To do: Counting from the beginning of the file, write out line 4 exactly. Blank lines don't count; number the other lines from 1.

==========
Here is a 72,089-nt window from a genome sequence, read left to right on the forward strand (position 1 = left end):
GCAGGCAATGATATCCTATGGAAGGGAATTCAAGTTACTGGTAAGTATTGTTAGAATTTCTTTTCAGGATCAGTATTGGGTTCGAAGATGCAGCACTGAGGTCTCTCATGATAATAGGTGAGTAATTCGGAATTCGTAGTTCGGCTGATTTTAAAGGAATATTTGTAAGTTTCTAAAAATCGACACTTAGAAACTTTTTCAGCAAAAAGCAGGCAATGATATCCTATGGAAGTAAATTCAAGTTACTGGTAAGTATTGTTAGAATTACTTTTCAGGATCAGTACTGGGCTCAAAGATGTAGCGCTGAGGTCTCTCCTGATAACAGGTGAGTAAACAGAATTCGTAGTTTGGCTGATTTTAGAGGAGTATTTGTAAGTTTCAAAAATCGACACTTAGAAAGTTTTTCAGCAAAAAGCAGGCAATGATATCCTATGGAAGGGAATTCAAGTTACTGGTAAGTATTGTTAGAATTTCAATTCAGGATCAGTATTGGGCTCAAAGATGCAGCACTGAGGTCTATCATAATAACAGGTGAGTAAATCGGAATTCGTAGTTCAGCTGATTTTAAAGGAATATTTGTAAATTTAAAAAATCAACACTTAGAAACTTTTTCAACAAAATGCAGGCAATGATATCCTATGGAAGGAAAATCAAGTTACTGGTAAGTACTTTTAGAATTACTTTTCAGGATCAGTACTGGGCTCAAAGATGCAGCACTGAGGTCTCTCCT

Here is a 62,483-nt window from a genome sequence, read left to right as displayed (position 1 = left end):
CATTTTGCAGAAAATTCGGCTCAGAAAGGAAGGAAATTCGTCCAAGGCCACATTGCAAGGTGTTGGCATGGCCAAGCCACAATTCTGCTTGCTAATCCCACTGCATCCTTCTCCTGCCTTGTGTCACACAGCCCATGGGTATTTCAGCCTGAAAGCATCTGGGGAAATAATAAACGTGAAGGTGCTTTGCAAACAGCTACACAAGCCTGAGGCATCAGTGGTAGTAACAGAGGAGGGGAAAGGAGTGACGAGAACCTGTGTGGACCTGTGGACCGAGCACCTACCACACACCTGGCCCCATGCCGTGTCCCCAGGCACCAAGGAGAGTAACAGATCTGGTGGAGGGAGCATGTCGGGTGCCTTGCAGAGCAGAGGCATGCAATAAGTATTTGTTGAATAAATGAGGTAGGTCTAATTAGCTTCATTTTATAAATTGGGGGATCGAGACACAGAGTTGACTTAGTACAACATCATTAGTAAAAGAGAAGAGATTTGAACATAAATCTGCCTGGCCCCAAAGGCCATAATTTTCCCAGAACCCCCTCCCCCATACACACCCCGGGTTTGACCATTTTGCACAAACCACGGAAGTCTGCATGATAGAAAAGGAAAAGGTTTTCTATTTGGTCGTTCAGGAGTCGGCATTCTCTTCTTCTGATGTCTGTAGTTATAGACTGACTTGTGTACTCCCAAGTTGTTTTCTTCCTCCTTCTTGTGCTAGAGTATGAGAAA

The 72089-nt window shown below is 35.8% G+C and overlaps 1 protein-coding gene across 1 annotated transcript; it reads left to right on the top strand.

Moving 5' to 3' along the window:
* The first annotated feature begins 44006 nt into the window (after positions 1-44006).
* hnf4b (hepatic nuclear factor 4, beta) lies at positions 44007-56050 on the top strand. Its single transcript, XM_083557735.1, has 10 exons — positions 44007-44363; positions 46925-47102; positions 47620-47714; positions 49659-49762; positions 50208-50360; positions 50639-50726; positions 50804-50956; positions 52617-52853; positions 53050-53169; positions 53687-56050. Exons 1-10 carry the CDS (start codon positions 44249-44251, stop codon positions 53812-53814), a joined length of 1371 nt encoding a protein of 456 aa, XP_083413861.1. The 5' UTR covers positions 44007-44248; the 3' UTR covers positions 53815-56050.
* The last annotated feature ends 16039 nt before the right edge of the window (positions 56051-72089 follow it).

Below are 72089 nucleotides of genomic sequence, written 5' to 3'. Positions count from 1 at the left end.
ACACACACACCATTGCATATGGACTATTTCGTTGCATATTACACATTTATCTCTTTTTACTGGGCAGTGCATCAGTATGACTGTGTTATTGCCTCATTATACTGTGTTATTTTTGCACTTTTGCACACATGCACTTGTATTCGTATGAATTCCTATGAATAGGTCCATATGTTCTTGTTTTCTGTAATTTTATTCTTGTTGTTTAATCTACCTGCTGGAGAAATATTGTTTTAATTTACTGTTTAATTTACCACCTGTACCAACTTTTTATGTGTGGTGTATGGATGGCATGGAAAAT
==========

CATTTTGCAGAAAATTCGGCTCAGAAAGGAAGGAAATTCGTCCAAGGCCACATTGCAAGGTGTTGGCATGGCCAAGCCACAATTCTGCTTGCTAATCCCACTGCATCCTTCTCCTGCCTTGTGTCACACAGCCCATGGGTATTTCAGCCTGAAAGCATCTGGGGAAATAATAAACGTGAAGGTGCTTTGCAAACAGCTACACAAGCCTGAGGCATCAGTGGTAGTAACAGAGGAGGGGAAAGGAGTGACGAGAACCTGTGTGGACCTGTGGACCGAGCACCTACCACACACCTGGCCCCATGCCGTGTCCCCAGGCACCAAGGAGAGTAACAGATCTGGTGGAGGGAGCATGTCGGGTGCCTTGCAGAGCAGAGGCATGCAATAAGTATTTGTTGAATAAATGAGGTAGGTCTAATTAGCTTCATTTTATAAATTGGGGGATCGAGACACAGAGTTGACTTAGTACAACATCATTAGTAAAAGAGAAGAGATTTGAACATAAATCTGCCTGGCCCCAAAGGCCATAATTTTCCCAGAACCCCCTCCCCCATACACACCCCGGGTTTGACCATTTTGCACAAACCACGGAAGTCTGCATGATAGAAAAGGAAAAGGTTTTCTATTTGGTCGTTCAGGAGTCGGCATTCTCTTCTTCTGATGTCTGTAGTTATAGACTGACTTGTGTACTCCCAAGTTGTTTTCTTCCTCCTTCTTGTGCTAGAGTATGAGAAA